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Orthographic advantage theory: National advantage and disadvantage arising from impacts of spelling complexity
journal contributionposted on 11.11.2019, 00:00 by Bruce KnightBruce Knight, Susan GalletlySusan Galletly, Pamela GargettPamela Gargett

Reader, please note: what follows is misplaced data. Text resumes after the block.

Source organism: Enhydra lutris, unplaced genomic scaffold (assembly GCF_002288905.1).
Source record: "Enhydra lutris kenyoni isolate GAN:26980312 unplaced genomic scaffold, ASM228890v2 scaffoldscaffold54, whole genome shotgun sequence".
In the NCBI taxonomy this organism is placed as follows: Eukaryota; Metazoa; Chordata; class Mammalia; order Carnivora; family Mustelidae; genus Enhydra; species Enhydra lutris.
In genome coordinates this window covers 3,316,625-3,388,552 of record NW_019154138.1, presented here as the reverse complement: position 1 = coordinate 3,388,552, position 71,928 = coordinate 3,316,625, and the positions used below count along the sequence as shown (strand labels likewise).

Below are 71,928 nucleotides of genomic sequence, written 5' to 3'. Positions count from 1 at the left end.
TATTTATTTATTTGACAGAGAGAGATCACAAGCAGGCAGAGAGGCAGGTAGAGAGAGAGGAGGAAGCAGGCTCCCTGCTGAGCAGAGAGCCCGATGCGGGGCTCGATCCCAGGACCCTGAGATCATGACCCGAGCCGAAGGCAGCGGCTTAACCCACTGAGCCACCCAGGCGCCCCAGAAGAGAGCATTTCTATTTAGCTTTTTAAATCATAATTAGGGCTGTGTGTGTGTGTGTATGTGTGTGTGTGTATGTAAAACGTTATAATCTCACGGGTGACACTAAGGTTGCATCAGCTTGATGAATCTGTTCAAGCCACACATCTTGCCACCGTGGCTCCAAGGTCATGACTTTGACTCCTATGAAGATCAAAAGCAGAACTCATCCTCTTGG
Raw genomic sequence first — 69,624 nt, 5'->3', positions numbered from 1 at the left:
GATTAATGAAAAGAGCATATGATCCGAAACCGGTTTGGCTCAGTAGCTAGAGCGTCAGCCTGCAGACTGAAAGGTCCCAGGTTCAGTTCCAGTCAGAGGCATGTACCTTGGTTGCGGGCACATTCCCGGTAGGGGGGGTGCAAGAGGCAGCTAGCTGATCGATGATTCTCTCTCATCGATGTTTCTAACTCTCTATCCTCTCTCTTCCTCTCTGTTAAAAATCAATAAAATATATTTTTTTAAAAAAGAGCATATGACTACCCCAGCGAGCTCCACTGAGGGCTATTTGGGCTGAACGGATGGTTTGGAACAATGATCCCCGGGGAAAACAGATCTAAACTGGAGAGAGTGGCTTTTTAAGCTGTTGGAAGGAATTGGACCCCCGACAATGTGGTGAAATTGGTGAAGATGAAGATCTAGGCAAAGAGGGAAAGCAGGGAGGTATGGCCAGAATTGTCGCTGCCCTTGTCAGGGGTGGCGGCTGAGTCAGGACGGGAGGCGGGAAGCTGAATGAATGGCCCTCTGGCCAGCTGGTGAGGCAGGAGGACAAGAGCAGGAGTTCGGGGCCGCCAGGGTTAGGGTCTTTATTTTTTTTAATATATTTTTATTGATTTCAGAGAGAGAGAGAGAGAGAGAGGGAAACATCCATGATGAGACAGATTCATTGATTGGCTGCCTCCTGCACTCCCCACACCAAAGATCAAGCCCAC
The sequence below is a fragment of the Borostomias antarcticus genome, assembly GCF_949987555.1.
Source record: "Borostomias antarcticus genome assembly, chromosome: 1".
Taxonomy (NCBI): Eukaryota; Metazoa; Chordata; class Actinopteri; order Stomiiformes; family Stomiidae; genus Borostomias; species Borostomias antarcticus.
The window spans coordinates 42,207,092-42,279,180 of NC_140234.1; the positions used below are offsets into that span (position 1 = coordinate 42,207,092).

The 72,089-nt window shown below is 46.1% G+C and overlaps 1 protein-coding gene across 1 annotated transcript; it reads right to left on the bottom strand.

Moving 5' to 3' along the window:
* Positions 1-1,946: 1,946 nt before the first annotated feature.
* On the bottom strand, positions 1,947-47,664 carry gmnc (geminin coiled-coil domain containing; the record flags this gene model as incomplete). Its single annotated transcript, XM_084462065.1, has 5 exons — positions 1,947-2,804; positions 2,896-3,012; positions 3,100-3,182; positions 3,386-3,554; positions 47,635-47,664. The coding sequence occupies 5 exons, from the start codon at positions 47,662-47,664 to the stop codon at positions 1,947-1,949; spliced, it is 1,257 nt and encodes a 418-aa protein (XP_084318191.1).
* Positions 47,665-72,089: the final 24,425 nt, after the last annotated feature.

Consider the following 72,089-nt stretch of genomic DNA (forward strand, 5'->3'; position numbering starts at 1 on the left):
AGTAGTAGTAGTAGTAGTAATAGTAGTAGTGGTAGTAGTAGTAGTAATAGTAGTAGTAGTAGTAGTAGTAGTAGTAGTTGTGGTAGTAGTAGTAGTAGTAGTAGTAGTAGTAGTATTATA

Considerable research reports nations differ in orthographic complexity (regularity and consistency of spelling patterns used); that this impacts ease and speed of reading and writing development; and that, in contrast to the world’s many regular‐orthography nations, English word‐reading and word‐writing development is extremely slow, with difficulties more frequent and severe (Knight, Galletly & Gargett, 2017; Seymour, Aro, & Erskine, 2003; Share, 2008). Orthographic Advantage Theory proposes that, according to their level of orthographic complexity, nations experience disadvantage and potential advantage in multiple areas of education and national functioning. Building from current cross‐linguistic theories and research on cross‐linguistic differences, it proposes six dimensions of orthographic advantage and disadvantage, namely: ease of early literacy development; simplified school instruction and learning across primary and secondary school; ease of improving education; impacts of reduced workplace illiteracy; increased adult life advantage; and generational advantage through confidently literate parents being able to effectively support their children’s literacy development. This article details Orthographic Advantage Theory, building from review of research findings that show the major differences in reading development and outcomes in regular‐orthography and Anglophone nations. The theory is offered as a tool for educators and researchers towards optimising reading and literacy outcomes.